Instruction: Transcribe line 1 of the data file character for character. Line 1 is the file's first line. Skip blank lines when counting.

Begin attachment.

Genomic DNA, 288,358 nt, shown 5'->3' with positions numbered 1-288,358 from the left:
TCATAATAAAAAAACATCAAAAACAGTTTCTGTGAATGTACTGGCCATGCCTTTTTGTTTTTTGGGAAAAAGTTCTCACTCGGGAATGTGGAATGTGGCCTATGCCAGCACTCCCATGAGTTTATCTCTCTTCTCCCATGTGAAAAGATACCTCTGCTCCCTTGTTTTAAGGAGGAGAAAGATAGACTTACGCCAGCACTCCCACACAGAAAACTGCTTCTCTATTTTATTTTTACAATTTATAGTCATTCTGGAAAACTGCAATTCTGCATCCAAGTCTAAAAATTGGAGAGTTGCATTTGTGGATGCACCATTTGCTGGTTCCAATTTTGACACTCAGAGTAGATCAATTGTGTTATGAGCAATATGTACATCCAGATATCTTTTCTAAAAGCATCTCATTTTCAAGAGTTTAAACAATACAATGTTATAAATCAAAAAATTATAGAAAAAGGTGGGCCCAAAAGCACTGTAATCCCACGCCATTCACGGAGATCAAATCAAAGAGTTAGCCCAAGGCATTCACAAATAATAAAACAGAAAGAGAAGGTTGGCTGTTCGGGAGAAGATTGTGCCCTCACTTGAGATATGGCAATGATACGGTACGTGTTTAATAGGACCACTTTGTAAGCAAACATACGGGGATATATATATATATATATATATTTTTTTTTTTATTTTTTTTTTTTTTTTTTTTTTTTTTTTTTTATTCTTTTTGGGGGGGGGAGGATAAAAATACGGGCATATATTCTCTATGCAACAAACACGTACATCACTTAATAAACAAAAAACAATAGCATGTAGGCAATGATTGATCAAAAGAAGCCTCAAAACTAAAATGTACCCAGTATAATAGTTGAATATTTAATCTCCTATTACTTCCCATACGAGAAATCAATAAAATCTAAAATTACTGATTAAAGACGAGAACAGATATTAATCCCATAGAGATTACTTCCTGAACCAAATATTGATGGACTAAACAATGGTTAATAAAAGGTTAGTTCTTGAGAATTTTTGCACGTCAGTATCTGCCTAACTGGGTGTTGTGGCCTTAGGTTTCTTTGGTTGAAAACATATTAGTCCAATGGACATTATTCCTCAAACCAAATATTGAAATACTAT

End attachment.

Genomic DNA, 288,358 nt, shown 5'->3' with positions numbered 1-288,358 from the left: